How secret love for a product may intensify your connection to it

TU marketing professor Veronica Thomas explores why some people won’t reveal a favorite

Veronica Thomas at desk

It started with a game of footsie. 

As a doctoral candidate at Kent State University, Veronica Thomas came across a study
that found participants who secretly touched feet during an experiment felt an intensified
attraction to each other, more so than participants who told others about the behavior.

“While I was researching for my Ph.D., a study came out that said brand relationships
mirrored interpersonal relationships,” says Thomas, now a member of Towson University’s
marketing department faculty in the College of Business & Economics. “I wanted to see if brand secrecy was one of the bridges that connected those relationships.”  

Partnering with Robert Jewell, chair of Kent State’s Department of Marketing and Entrepreneurship,
Thomas conducted several experiments to measure covert devotion. It wasn’t easy, which
is perhaps why research in this area is limited. Read Thomas’s and Jewells study, “I Can’t Get You Out of My Head: The Influence of Secrecy on Consumers’ Self-Brand

“It’s incredibly challenging to design an experiment and measure results when the
premise is to find if people are lying about something,” she laughs.

Thomas and Jewell first conducted a survey of nearly 400 people to assess the ways
they keep or have ever kept their brand consumption a secret. They found 66 percent
keep at least one brand a secret, but for a variety of reasons.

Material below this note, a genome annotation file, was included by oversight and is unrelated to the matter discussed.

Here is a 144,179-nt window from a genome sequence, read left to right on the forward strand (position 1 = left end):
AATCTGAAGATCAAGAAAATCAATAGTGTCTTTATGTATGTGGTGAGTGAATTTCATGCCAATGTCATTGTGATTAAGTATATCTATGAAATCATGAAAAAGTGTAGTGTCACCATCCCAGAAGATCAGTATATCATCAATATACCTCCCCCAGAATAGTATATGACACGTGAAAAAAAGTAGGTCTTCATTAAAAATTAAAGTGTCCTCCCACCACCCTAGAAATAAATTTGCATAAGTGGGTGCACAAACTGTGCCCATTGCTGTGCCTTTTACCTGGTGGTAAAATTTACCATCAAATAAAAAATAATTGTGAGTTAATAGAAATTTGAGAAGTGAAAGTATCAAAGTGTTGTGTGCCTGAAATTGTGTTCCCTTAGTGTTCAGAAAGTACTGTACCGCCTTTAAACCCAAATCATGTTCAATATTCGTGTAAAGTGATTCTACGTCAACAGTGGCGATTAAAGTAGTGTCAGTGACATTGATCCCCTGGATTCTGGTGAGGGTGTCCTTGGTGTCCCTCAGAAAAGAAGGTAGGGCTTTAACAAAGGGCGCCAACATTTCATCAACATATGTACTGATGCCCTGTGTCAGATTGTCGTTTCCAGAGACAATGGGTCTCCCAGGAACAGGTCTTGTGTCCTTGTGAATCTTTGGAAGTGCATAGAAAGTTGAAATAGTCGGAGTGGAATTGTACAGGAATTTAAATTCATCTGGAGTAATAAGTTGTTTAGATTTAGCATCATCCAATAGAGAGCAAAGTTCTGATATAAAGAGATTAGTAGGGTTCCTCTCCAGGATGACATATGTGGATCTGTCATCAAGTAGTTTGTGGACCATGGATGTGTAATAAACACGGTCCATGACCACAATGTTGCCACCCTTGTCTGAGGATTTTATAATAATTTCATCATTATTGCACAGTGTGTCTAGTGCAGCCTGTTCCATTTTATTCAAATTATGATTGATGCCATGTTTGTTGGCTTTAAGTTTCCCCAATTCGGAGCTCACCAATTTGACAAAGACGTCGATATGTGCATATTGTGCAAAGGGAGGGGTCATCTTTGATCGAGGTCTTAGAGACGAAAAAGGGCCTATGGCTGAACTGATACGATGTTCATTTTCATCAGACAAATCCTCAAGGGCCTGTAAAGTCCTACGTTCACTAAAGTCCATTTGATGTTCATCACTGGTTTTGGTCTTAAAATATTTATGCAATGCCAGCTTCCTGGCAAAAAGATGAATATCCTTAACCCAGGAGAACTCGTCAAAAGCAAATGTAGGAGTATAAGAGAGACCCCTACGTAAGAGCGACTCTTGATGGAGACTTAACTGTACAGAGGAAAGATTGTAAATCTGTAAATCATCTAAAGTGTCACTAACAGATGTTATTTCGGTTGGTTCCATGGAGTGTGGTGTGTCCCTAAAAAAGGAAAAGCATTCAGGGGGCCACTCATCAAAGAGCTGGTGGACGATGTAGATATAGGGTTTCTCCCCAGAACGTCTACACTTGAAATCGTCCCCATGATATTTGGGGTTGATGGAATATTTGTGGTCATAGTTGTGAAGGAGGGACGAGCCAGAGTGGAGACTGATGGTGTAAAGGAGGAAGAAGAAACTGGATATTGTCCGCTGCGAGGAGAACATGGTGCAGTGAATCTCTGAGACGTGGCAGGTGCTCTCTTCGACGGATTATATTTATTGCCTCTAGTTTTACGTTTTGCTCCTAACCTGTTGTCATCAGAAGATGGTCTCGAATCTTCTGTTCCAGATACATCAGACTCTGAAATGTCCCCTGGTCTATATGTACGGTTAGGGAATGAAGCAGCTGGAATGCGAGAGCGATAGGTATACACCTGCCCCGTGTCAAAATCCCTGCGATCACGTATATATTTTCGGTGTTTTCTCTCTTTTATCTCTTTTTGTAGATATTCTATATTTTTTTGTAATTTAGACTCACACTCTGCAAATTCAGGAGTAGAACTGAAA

The most popular motive was fear of judgment (51.2 percent) followed by embarrassment
(38.8 percent) and avoiding conflict with others (35.2 percent).

One of Thomas’s favorite responses to the survey was the woman who said her construction
worker husband was convinced he was allergic to Tide laundry detergent but that it
was the only brand that thoroughly cleaned his clothes. She admitted to buying Tide
and pouring it into another brand’s container.

The study also involved mailing granola to 87 college students. One group of students
was told to keep their consumption a secret; the other was not. The study also promoted
a musician to one group of participants. In both cases, the groups instructed to keep
their actions a secret demonstrated higher affinities with the granola and the musician. 

In the vein of Dear Abby, Thomas has some advice for brands and marketers trying to
strengthen their relationships with consumers.

She stresses that companies should be aware of the market climate, particularly for
luxury goods. If the economy turns, they should offer options for discreet purchasing,
like non-logoed packaging. 

Thomas also suggests brands research their consumer bases to see to what degree this
behavior affects them. The ability to leave anonymous reviews is just one alternative
for brands to reach a base that may be passionate, yet not evangelical.

READ:  John F. Kirch | Towson University

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